CLEARFIELD – While the Clearfield County Commissioners received negative new interest in the Multi-Service Center, they authorized Board Chairman John A. Sobel to enter into negotiations with Jeffrey S. Long of Graystone Court and developer of Colonial Courtyard, who has twice submitted proposals for the purchase of the building.
At Tuesday’s meeting, the commissioners agreed that Sobel will not initiate any negotiations with Long until sometime after their Sept. 14 meeting with the Lawrence Township Supervisors. The board currently has a petition pending to re-zone the county property in the area of the Multi-Service Center.
Although they will engage in negotiations with Long, the commissioners also agreed to leave their options open. As a result, they will continue to accept any and all written proposals that are received by their office. They will maintain the same asking price of $350,000 for the building.
Long has twice-submitted his proposal to the board of commissioners in the amount of $126,000. His submissions were received during the first and second rounds of requests for proposals. In his Aug. 4 letter, he outlined his intended use for the building.
According to an Aug. 10 GantDaily report, Long said that his intention was to completely renovate the property and convert it into additional Graystone Court apartments. If further studies revealed it unfeasible to remodel the building, he said they may tear down and re-build a new unit.
“You can be rest assured that something positive for the community will come from our project plans and help put this property back onto the tax rolls for Clearfield County,” Long wrote in his submitted proposal to the board.
At an Aug. 24 meeting, Solicitor Kim Kesner advised a Graystone Court representative who was in attendance of a petition before the township to re-zone the land in the area of the Multi-Service Center. He said the current petition requests that it be re-zoned to industrial limited.
Kesner explained that residential apartments would not be a permitted use under the zoning designation of industrial limited. However, he said that the board of commissioners will hold further discussions about whether or not to proceed with the original re-zoning request.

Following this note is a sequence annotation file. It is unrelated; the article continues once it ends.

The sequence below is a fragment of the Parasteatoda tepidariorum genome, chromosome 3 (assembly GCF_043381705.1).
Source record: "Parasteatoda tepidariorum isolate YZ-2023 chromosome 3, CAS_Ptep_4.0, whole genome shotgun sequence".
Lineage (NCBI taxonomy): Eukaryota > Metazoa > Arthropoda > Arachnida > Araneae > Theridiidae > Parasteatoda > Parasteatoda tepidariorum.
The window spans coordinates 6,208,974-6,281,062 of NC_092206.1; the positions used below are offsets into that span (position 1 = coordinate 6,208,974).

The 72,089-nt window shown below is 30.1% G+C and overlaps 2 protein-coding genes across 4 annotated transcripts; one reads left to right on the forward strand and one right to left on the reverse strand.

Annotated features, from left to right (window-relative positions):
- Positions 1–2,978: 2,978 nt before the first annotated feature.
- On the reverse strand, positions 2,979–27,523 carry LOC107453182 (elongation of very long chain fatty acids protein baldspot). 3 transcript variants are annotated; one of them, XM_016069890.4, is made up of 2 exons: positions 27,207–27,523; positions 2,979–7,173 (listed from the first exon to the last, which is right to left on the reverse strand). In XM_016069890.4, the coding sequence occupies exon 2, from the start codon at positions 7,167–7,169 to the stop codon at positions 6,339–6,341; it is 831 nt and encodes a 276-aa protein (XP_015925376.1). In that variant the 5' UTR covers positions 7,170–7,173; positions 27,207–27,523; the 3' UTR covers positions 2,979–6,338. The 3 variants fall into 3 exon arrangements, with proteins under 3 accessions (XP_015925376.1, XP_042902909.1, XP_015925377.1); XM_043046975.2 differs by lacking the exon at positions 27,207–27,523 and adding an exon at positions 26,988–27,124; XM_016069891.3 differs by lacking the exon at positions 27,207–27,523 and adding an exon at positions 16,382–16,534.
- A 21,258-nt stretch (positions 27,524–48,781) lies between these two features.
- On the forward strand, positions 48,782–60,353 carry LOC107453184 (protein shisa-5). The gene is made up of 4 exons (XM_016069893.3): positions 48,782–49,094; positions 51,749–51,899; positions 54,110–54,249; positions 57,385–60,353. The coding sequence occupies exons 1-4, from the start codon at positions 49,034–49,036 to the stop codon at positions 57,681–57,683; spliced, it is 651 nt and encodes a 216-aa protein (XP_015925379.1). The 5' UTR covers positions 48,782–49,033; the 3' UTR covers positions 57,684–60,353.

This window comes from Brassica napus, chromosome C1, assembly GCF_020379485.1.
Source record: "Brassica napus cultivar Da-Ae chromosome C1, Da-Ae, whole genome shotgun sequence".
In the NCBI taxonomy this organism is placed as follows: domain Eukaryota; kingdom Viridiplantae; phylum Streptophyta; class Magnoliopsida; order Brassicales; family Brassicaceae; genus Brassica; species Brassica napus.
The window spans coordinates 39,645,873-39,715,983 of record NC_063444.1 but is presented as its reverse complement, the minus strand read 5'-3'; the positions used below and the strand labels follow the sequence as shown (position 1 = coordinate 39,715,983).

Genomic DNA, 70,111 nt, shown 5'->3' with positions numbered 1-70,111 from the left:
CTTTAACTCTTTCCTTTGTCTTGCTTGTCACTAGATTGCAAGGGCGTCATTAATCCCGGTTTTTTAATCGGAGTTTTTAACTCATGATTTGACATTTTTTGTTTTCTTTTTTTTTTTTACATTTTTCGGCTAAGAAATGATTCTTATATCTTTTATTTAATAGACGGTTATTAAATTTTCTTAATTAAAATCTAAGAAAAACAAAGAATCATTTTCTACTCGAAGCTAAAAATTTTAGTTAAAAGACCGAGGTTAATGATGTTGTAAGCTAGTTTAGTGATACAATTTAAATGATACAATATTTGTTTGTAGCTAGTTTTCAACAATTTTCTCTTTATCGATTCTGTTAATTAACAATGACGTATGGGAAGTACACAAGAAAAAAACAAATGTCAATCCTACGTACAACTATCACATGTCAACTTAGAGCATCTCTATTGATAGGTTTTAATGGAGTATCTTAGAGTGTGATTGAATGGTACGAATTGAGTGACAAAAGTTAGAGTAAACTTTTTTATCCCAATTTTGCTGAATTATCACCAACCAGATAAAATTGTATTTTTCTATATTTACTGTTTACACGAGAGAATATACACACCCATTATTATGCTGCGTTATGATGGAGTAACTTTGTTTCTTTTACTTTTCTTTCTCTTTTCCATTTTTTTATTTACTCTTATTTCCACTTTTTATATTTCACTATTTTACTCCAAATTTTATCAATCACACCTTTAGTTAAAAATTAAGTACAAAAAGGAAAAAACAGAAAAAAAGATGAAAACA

Commissioner Joan Robinson-McMillen indicated that Long’s proposal has been the only one received so far. She said they initially set a minimum asking price of $750,000, which was reduced to $500,000 and then again to $350,000.
Robinson-McMillen also noted that the Multi-Service Center building has been appraised on two occasions. She said the setting values were in the amounts of $780,000 and $350,000, respectively. As a result, she questioned if there were alternative methods to determine the fair market value of the building.
“Do we know the fair market value outside of the two appraisals? Is it the lowest (of the two) appraisals?” she asked. Kesner said an appraisal is an estimated value of the building. He said it was up to the board’s judgment to determine the fair market value.
Commissioner Mark McCracken said they’ve been soliciting proposals “for weeks and now months.” He said they’ve received verbalized interest from other individuals, but their only written proposal was that of Long. Because it was lower than the asking price, McCracken asked if they could negotiate with him.
Kesner said they could “absolutely” negotiate with Long. He indicated that they would not be locked into a contract until they had voted on and approved an agreement of sale. He then suggested that they authorize a board member to do so and report back to them.
“I think it’s better to send someone out to explore,” Kesner told the board of commissioners. Both Robinson-McMillen and McCracken concurred that Sobel should represent them in negotiations with his background as an attorney.
According to a prior GantDaily report, the county purchased the Gray building for $183,000 with plans to relocate offices into the same from the Multi-Service Center. At a February meeting, Jerry Bankovich Jr. of KTH Architects gave a presentation, stating a study had been done in 2000 on the Multi-Service Center building.
He said the study indicated the Multi-Service Center was among the worse county buildings. At the time of the study, he said they estimated it would cost $2 million over a 10-year period for maintenance and upkeep of the building. To build a comparable structure, he said it would cost the county $5 million.
“Ultimately, the Gray building was the best option,” said Bankovich at the February meeting. “The building itself is basically a shell.” He continued, stating that the building is structurally sound.
Bankovich said the building’s first floor would house the Clearfield County Commissioners’ offices, County Election’s office, Veteran’s Affairs office and Controller’s office and the Clearfield County Planning Department. He said the second floor would house Clearfield County Children, Youth and Family Services.